Report on the talk given by Rev. Michaël Merle “The Revelation of the Father in the Son” on 8th March
by John-Peter Gernaat
This talk speaks to one of the cornerstones of Christianity: that of the Oneness revealed in the Trinity – that the Creator is a Father and has a Son.
It is of note that when we turn to the Gospels the Son is spoken of before there is mention of the Father. Mark is the oldest Gospel (and some consider that he and the other synoptic Gospel writers may have used a single older source). Mark’s Gospel begins with the Baptism. This provides clear insight into the importance this event held for early Christians. The Baptism marked the beginning of the Christian story. [It is important to note that the eucharistic meal, which is the evolution of the Passover meal with the Mystery of Resurrection, forms the heart of Christianity.] It was important that the event of the Baptism was witnessed. It was John the Baptist who perceived the opening of the heavens and the Spirit descending like a dove. He heard the words: “You are my beloved Son, in whom I am revealed”. The Son is spoken of before we hear any reference to the Father.
The Act of Consecration of Man, other than the blessing, begins by speaking of the Divine in terms that do not specifically imply a Father - Son relationship: “Divine Ground of the world…”; “to you, O Ground of the World…”. There is no splitting of the Trinity, rather speaking to the oneness of the Godhead only.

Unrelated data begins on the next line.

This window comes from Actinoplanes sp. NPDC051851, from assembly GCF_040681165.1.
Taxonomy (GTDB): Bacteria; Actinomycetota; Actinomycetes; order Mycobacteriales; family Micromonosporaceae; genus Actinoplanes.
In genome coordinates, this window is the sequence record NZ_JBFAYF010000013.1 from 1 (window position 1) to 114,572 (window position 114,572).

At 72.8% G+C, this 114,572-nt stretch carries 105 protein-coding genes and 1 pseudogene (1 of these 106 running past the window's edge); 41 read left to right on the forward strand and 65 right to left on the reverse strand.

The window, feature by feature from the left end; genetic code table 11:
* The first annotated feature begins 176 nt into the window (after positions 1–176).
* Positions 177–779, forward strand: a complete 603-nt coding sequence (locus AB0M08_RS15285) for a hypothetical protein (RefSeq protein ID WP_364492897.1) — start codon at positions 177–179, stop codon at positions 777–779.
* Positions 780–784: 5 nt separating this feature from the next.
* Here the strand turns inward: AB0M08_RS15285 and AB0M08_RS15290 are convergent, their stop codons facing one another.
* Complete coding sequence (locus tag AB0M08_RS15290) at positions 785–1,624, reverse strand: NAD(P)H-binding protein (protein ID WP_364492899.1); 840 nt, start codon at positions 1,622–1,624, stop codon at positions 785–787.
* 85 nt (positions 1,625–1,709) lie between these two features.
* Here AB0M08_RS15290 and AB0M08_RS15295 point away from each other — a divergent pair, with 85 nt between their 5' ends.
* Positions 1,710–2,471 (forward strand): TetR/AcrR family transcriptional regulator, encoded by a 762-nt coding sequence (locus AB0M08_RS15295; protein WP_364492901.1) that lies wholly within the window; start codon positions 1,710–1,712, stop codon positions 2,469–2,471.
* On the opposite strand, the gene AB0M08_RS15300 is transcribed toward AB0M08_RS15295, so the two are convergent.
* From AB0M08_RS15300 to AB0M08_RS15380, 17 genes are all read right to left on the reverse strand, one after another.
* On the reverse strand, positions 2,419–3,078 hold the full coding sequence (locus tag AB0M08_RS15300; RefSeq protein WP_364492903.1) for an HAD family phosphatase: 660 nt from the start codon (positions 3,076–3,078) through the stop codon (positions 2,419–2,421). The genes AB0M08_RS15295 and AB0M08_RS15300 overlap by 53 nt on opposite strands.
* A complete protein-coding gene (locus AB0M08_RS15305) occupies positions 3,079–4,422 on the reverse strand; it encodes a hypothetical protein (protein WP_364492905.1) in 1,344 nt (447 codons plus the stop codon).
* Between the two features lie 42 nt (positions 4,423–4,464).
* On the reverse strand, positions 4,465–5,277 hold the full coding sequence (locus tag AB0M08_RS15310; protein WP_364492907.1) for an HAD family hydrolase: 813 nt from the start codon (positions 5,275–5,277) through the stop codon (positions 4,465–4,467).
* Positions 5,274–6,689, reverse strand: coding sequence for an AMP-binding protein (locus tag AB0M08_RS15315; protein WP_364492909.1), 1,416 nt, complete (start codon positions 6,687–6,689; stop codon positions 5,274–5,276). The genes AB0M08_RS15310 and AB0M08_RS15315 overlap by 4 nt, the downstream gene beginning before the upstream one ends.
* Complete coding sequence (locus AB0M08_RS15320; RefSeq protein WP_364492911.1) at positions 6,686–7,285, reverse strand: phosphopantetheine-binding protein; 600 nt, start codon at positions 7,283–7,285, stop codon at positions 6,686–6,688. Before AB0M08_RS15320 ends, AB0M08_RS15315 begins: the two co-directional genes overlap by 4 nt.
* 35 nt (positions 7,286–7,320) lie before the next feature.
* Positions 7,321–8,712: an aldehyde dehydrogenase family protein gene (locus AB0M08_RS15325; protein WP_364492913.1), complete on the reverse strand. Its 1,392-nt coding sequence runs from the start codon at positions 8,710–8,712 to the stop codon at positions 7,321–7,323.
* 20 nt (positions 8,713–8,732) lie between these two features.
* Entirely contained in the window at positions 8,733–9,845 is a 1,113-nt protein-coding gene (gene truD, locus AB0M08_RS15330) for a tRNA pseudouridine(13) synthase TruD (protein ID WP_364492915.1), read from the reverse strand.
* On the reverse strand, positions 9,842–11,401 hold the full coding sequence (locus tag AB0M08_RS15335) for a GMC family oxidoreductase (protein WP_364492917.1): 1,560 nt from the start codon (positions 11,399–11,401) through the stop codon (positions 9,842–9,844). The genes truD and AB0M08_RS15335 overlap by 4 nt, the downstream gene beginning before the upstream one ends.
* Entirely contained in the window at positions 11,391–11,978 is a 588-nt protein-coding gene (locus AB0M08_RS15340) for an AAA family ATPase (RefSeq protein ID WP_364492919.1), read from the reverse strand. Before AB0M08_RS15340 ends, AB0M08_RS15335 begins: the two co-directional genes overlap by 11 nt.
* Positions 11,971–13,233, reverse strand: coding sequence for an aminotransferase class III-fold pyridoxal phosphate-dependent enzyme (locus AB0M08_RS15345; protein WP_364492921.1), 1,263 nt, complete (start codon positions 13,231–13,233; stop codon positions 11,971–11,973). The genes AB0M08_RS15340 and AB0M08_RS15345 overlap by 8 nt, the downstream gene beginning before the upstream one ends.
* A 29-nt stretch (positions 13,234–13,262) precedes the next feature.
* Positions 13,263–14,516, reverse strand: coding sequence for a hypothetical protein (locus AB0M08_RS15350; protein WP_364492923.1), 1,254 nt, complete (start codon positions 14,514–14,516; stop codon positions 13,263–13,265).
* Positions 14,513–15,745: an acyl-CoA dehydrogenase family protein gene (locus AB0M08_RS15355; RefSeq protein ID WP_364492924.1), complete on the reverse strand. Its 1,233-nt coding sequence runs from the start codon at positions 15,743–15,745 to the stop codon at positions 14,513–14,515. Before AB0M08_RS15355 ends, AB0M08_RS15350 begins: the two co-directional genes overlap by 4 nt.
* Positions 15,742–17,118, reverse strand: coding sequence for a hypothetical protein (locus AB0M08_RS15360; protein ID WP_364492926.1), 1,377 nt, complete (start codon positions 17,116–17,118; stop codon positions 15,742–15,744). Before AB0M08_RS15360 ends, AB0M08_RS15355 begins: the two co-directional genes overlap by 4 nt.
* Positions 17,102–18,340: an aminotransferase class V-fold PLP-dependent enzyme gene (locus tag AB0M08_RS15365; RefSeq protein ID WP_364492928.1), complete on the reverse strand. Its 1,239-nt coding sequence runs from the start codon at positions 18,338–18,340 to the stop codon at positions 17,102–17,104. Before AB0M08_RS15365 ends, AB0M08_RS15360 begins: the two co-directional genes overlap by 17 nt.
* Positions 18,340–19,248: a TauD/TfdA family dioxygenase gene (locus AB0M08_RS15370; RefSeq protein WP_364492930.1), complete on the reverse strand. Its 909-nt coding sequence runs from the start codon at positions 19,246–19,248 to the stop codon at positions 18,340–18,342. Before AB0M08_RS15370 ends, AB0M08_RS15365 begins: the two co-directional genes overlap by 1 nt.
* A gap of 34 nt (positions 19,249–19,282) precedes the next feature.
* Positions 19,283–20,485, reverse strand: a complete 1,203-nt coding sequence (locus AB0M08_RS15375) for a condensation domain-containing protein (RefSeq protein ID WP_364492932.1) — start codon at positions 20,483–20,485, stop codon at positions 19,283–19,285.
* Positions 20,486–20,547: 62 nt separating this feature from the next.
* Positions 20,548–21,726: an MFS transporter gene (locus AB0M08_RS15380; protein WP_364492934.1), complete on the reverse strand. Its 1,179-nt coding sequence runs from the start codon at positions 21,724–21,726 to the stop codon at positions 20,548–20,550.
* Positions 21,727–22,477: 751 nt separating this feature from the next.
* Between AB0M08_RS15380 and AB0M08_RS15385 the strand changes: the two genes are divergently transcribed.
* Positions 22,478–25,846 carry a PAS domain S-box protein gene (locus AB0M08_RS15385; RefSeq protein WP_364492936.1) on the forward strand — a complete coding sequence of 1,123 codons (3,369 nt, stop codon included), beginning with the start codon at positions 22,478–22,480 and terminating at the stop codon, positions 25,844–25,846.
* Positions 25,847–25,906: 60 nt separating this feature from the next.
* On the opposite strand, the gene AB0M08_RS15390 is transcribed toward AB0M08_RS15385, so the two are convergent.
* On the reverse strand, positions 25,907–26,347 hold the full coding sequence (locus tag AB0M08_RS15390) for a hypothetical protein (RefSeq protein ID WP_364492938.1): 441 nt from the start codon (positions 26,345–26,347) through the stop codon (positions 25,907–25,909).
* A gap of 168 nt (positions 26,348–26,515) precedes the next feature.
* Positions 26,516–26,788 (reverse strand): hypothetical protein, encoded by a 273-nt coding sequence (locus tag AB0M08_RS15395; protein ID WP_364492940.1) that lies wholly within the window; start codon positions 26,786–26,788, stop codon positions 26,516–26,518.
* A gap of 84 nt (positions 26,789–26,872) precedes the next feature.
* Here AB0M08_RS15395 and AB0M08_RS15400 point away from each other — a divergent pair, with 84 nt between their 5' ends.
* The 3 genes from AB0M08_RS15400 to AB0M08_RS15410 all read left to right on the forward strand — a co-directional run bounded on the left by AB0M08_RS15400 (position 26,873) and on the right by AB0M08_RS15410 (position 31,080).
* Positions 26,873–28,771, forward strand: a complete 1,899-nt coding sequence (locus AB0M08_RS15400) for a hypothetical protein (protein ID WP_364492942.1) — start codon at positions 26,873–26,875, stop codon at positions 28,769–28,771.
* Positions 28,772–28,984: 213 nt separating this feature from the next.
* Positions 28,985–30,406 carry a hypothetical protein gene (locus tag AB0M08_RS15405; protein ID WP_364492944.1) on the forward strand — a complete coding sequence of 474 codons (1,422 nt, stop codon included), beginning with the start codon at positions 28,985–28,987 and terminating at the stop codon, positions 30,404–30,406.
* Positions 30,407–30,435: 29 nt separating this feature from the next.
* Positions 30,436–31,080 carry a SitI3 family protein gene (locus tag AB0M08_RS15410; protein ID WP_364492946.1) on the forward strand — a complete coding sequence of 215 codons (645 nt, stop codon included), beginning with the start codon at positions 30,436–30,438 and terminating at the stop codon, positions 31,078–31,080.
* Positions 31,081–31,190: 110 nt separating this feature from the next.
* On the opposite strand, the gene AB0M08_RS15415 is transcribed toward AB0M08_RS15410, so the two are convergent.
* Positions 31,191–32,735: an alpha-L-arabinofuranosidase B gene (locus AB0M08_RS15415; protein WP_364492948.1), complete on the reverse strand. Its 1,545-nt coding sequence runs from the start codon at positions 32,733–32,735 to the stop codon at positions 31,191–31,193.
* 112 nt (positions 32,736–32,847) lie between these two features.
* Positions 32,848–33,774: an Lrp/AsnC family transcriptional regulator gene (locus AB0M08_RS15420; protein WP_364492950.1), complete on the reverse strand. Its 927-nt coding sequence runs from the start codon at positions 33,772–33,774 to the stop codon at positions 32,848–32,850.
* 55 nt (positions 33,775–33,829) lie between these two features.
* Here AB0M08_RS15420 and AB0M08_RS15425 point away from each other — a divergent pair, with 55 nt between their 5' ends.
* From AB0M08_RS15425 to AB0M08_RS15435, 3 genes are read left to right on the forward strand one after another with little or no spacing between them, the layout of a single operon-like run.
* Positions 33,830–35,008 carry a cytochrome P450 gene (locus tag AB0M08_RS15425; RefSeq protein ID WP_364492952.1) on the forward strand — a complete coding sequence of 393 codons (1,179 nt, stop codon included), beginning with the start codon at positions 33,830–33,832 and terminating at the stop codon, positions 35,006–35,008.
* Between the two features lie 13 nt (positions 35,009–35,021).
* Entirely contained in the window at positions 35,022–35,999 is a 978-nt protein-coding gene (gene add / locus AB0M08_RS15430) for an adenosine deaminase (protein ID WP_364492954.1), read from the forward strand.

Later we hear: “O Father God…”
It is only the New Testament that provides insight into the Trinity and we arrive at the heart of the Trinity in the Baptism event. The synoptic Gospels describe the Baptism while John’s Gospel does not, it describes the consequences of the Baptism. The synoptic Gospels all use the same word and one of the synoptic Gospels uses the same word when describing the Transfiguration. This word is Eu-do-keo (transliterally). In describing the Transfiguration Luke uses the words eklegomai. Jon Madsen, in his translation of Emil Bock’s translation, renders this word as ‘Chosen One’. Both these words are an expression of the same reality.
Eklegomai literally means “in whom I conclude out of myself” where the words ‘out of’ are key. Alternatively: “out of myself this is what I have concluded”. This tells us that the Son is not chosen from among the Father’s creation or creatures, but out of himself. The Christ principle comes out of the Father.
The word Eu-do-keo is often simplified to “in whom I am revealed”. Within this word is the word for ‘well’ (as in ‘fare thee well’) or ‘wellness’ which also carries the intention to experience these richly or fully. One alternative rendition which could assist our deeper understanding would be “in the full or rich wellness of the Father the Son is revealed”. But there is also the intention in the word that this has to do with our thinking ability to discern. Therefore, this word also has the intention to say: “in whom my discernment will prosper” or “in whom my personal judgement will fare well”.
From all of this we know that at the heart there is a relation of Father to Son.
Humanity had the privilege of getting to know the Son, and through His words and actions the Divine is revealed. We can come to know the Father more fully than we could before Christ was incarnated.